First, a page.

A transparent tower is about to rise in the heart of Düsseldorf. But rather than housing offices, the structure will be part of the most efficient gas-fired power plant on Earth. When it enters service in 2016, the plant will break records for efficiency - thanks in part to a vast district heating system by Siemens.
At Lausward, part of the Düsseldorf harbour area, a landmark is taking shape.
"The building will be visible from many places in the city, so it deserves a special design; one that creates a distinctive identity," says Gerhard Wittfeld, managing director of kadawittfeldarchitektur, the architecture firm responsible for the project. "And that led to the idea of giving the building a sort of rhythm, which is generated by its steel frames and the gaps between them."
If this sounds like one of those faceless office towers that cities are famous for, it's not. Instead of carpeted offices or lofts, this one-of-a-kind structure will house a combined cycle gas turbine (CCGT) power plant. To be more precise, it will be home to the world's most efficient, and thus most environmentally friendly, power plant of its kind - and it is being built by Siemens.
The plant's glass-enclosed power source will open up to the city. "We want our architecture to make people aware of the sources of energy that are driving our city," says Wittfeld.
The client is the utility company Stadtwerke Düsseldorf (SWD), which wants to use the plant as a reliable energy source for the city and, considering its prominent location in the middle of Düsseldorf, to also create a new urban statement.
"In contrast to many other regions in Germany, the population here is continuing to grow," says SWD lead project manager Rainer Tröger. "Together with the high demand for power and heat from the regional economy, that means a growing need in the future, and the new power plant addresses that demand. At the same time, we want to get the most out of our fuel."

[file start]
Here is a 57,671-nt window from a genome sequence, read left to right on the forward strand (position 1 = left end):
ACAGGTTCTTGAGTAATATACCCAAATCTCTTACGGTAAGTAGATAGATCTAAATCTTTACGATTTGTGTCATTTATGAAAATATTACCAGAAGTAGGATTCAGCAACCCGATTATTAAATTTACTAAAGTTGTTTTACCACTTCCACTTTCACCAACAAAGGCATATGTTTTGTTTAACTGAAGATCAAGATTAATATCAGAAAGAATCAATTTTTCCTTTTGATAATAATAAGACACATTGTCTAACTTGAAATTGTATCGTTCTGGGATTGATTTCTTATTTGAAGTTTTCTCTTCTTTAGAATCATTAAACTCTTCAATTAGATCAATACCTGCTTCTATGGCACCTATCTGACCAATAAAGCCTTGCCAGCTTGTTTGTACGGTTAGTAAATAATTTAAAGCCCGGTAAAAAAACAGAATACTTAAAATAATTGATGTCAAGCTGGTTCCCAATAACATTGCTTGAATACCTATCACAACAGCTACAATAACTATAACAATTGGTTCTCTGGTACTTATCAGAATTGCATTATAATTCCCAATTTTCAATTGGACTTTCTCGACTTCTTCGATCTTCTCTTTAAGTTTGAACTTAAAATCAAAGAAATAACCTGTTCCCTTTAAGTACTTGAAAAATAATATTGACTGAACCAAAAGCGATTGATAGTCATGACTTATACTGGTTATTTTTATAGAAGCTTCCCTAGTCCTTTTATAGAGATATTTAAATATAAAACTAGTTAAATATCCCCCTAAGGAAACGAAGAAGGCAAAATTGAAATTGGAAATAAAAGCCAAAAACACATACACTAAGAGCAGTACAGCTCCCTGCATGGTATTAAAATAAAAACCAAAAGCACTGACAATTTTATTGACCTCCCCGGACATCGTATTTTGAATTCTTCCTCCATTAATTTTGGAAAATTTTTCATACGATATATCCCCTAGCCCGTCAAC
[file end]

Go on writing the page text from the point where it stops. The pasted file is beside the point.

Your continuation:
The power plant is designed with precisely that goal in mind. Due to begin supplying electricity and heat in 2016, the plant will be outfitted with a combination of a gas turbine, a steam turbine and additional waste heat recovery, and it will try to break three world records at once. Here's how:
Full-load output in 40 minutes
When it goes on line, the "Block Fortuna" plant, as it has been christened by Stadtwerke Düsseldorf, will burn its natural gas fuel with an overall efficiency rate of 85%. Every year, the plant will therefore emit approximately 700,000 fewer tons of CO2 than the worldwide average for electricity generation plants. That corresponds to the amount of CO2 produced by approximately 350,000 passenger cars, each driving 15,000km a year. Top-class features like these are enough to get experienced engineers and laymen excited.
However, by themselves, these achievements will not be enough for the plant to operate cost-effectively. In order to supply energy profitably, it will have to operate at full capacity. To understand why, it is important to bear the following in mind; from a technical point of view, efficient gas-fired power plants like this one represent the ideal technology for an economy that is using a steadily growing share of renewables to meet its energy needs, which is what Germany plans to do while shifting to a sustainable energy supply. After all, fluctuations in power generation as a result of changing winds or cloud cover must be quickly compensated for, and the Block Fortuna power plant will be a true champion in this department. It will be able to reach full generating capacity within just 40 minutes of starting up.